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The faked world out there

The first few days at school, your little angel cries incessantly, refusing to go, despite the glamour of the uniform and the school bag; by the end of the week she starts making friends, and by Week 2 she learns the first ‘swear’ word.

She spells it out loudly, not to embarrass you, but confirming her innocence and lack of knowledge about the intended audience who would enjoy it.

Sharing unusual, abnormal, attractive stuff is human instinct. And that’s where the problem starts.

As a doctor I had never come across a mom who says that her kid eats well, a wife who says that her husband listens to her advice, and non-resident software professional who thinks that his parents are not stubborn.

I have no answer as to why a kid should not enjoy drinking tasteless milk or bland vegetables, or a husband asking for an extra cup of coffee despite detected to have a borderline blood pressure or why a 70-year-old lady would refuse to go and settle down in the land of ‘gun-and-honey’ especially when a wheelchair transfer is arranged; but I had to stammer and answer these questions all along my career.

But there is change in the air. In the last one decade of my cardiology practice I find change in the pattern of questions that patients ask, not because of a happier mom, a contended wife or a satisfied son, but because of a bright luminous LCD screen taking over all our lives, the cellphone. The ultimate device to find and share unusual, attractive but senseless stuff.

The game in the phone makes the kid eat even the blandest diet, while the mom is scrolling the Facebook looking for likes and the father texting his friends. The NRI son can make a videocall any time and see the imported walking stick is in use. But that’s not the issue here.

The doctor now has a new problem, and that needs to be underscored. It is a major problem, similar to one faced by President Trump. You’re right, it is fake news.

Dr. John W. Krooner, MD, Mayo Clinic, has said cholesterol is no longer a problem. Dr. Baxter K. Rosenbaum published his research finding that blood pressure pills are responsible for many deaths in Canada. A miniature device the size of a matchbox, can now purify blood avoiding the need for dialysis is going to be available in New Zealand. Researchers at the institute of health science at Baltimore found that use of refined flour, called maida, in Indian food preparations is the real reason for majority of cancer cases in India.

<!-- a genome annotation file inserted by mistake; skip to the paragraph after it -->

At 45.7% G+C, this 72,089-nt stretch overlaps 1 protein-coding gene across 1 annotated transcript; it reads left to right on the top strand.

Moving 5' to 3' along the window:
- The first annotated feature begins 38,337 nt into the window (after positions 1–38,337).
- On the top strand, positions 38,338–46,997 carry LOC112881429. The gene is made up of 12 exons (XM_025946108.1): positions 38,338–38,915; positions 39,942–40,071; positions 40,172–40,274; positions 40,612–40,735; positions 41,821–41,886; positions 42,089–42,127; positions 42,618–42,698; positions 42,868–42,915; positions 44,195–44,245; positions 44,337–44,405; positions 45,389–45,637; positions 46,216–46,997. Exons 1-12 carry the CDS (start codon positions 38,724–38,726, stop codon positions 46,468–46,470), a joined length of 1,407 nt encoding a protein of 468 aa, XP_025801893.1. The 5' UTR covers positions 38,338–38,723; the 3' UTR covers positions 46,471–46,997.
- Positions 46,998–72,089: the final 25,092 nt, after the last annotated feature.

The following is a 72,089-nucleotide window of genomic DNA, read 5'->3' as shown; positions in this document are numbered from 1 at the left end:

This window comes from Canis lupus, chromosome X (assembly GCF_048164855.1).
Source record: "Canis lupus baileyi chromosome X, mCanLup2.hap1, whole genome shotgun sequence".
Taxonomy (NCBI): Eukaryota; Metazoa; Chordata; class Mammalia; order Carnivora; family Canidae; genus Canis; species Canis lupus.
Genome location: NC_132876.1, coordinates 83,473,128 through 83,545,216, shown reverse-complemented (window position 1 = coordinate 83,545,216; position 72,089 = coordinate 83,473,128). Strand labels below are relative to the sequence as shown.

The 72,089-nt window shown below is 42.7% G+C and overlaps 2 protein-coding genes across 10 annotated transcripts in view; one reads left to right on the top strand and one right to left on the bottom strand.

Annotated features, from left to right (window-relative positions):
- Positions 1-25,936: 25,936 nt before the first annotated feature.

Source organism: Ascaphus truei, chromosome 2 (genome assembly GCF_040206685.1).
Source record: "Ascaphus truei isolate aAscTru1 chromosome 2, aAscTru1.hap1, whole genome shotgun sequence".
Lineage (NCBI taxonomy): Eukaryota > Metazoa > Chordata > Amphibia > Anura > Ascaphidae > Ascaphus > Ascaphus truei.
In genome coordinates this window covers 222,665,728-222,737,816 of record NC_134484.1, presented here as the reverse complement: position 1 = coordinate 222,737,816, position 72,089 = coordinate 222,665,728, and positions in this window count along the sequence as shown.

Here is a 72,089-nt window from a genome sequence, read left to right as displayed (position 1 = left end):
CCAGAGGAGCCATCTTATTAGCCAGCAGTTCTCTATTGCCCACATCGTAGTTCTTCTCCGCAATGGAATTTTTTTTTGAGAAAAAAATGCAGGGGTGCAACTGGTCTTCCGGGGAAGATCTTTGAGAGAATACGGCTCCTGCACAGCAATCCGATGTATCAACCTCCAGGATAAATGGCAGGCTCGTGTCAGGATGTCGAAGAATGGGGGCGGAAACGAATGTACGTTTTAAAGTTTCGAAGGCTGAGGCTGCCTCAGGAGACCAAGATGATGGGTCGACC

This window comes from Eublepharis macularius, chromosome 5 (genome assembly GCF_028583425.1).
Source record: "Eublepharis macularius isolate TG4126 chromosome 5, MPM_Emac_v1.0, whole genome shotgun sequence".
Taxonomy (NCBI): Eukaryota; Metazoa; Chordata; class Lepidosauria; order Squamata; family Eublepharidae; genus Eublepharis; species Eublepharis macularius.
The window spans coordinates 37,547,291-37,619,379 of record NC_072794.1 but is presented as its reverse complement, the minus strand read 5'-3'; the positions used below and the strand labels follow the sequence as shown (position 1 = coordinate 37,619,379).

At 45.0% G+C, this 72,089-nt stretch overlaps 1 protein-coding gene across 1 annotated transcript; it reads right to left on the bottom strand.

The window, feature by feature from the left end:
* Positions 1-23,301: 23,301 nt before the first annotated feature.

All these news items came to my social media feed (WhatsApp) today, forwarded by my patients, asking me for my opinion. I am on the editorial board of half-a-dozen international medical journals, but have never come across such news.

To most Indians, a western name, attached to a high-sounding institute, impress them so much that they fail to confirm their veracity. All of these are fake medical news; the doctor names, their institute credentials, the information – all fake.

Even if they are untrue, sharing them is fun, right? Actually, Wrong.

Reports that a new technique can easily avoid bypass, or taking medicines for an illness like hypertension or diabetes might damage kidneys, is more damaging to an individual than a political rhetoric. For the sharer, it is fun, but for the person waiting for a bypass surgery tomorrow, such a news may confuse him to take a wrong and costly decision.

Why not put a statutory warning: ‘social media medical information may be injurious to health’, I asked a friend, a software professional. ‘Yes, good idea; we call it ‘clickbait’. He smiled. ‘Actually such notifications, on the contrary, attract more visitors and more hits,’ he added. So I give up.

Let’s wait and see how the President handles fake news.

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Printable version | Jun 15, 2021 4:59:56 PM |

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